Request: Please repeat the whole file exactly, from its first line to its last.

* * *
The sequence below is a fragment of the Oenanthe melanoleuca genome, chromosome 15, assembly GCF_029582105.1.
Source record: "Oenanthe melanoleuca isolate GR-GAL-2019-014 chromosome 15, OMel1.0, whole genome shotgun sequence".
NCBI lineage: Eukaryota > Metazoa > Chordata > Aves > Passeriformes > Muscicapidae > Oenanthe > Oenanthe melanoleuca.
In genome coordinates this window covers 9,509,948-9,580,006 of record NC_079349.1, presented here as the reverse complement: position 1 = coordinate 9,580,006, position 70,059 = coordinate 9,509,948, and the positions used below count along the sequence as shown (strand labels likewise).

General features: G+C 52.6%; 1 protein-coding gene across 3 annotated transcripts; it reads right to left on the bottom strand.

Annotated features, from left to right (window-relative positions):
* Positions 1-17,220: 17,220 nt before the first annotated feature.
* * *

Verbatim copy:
The sequence below is a fragment of the Oenanthe melanoleuca genome, chromosome 15, assembly GCF_029582105.1.
Source record: "Oenanthe melanoleuca isolate GR-GAL-2019-014 chromosome 15, OMel1.0, whole genome shotgun sequence".
NCBI lineage: Eukaryota > Metazoa > Chordata > Aves > Passeriformes > Muscicapidae > Oenanthe > Oenanthe melanoleuca.
In genome coordinates this window covers 9,509,948-9,580,006 of record NC_079349.1, presented here as the reverse complement: position 1 = coordinate 9,580,006, position 70,059 = coordinate 9,509,948, and the positions used below count along the sequence as shown (strand labels likewise).

General features: G+C 52.6%; 1 protein-coding gene across 3 annotated transcripts; it reads right to left on the bottom strand.

Annotated features, from left to right (window-relative positions):
* Positions 1-17,220: 17,220 nt before the first annotated feature.